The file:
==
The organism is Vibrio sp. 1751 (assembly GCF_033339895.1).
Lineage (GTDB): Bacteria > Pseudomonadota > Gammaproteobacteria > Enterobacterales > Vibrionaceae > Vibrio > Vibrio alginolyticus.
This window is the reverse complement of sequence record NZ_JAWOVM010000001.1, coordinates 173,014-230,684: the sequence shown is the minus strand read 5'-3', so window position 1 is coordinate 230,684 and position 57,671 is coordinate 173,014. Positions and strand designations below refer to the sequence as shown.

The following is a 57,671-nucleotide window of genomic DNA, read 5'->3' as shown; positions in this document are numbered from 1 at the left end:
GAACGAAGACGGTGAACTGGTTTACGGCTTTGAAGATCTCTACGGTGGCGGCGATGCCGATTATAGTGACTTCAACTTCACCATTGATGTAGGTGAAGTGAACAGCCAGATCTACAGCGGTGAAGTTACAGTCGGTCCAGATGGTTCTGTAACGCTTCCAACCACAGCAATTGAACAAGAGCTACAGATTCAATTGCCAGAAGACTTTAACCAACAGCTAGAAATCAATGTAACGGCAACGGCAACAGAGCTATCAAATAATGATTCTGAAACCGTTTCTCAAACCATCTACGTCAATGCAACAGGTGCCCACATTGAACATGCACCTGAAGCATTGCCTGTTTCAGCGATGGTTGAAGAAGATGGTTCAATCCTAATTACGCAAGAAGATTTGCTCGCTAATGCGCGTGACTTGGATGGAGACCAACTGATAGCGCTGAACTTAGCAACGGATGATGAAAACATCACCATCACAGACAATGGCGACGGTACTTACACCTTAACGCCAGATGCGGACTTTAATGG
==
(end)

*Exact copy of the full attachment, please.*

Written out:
The organism is Vibrio sp. 1751 (assembly GCF_033339895.1).
Lineage (GTDB): Bacteria > Pseudomonadota > Gammaproteobacteria > Enterobacterales > Vibrionaceae > Vibrio > Vibrio alginolyticus.
This window is the reverse complement of sequence record NZ_JAWOVM010000001.1, coordinates 173,014-230,684: the sequence shown is the minus strand read 5'-3', so window position 1 is coordinate 230,684 and position 57,671 is coordinate 173,014. Positions and strand designations below refer to the sequence as shown.

The following is a 57,671-nucleotide window of genomic DNA, read 5'->3' as shown; positions in this document are numbered from 1 at the left end:
GAACGAAGACGGTGAACTGGTTTACGGCTTTGAAGATCTCTACGGTGGCGGCGATGCCGATTATAGTGACTTCAACTTCACCATTGATGTAGGTGAAGTGAACAGCCAGATCTACAGCGGTGAAGTTACAGTCGGTCCAGATGGTTCTGTAACGCTTCCAACCACAGCAATTGAACAAGAGCTACAGATTCAATTGCCAGAAGACTTTAACCAACAGCTAGAAATCAATGTAACGGCAACGGCAACAGAGCTATCAAATAATGATTCTGAAACCGTTTCTCAAACCATCTACGTCAATGCAACAGGTGCCCACATTGAACATGCACCTGAAGCATTGCCTGTTTCAGCGATGGTTGAAGAAGATGGTTCAATCCTAATTACGCAAGAAGATTTGCTCGCTAATGCGCGTGACTTGGATGGAGACCAACTGATAGCGCTGAACTTAGCAACGGATGATGAAAACATCACCATCACAGACAATGGCGACGGTACTTACACCTTAACGCCAGATGCGGACTTTAATGG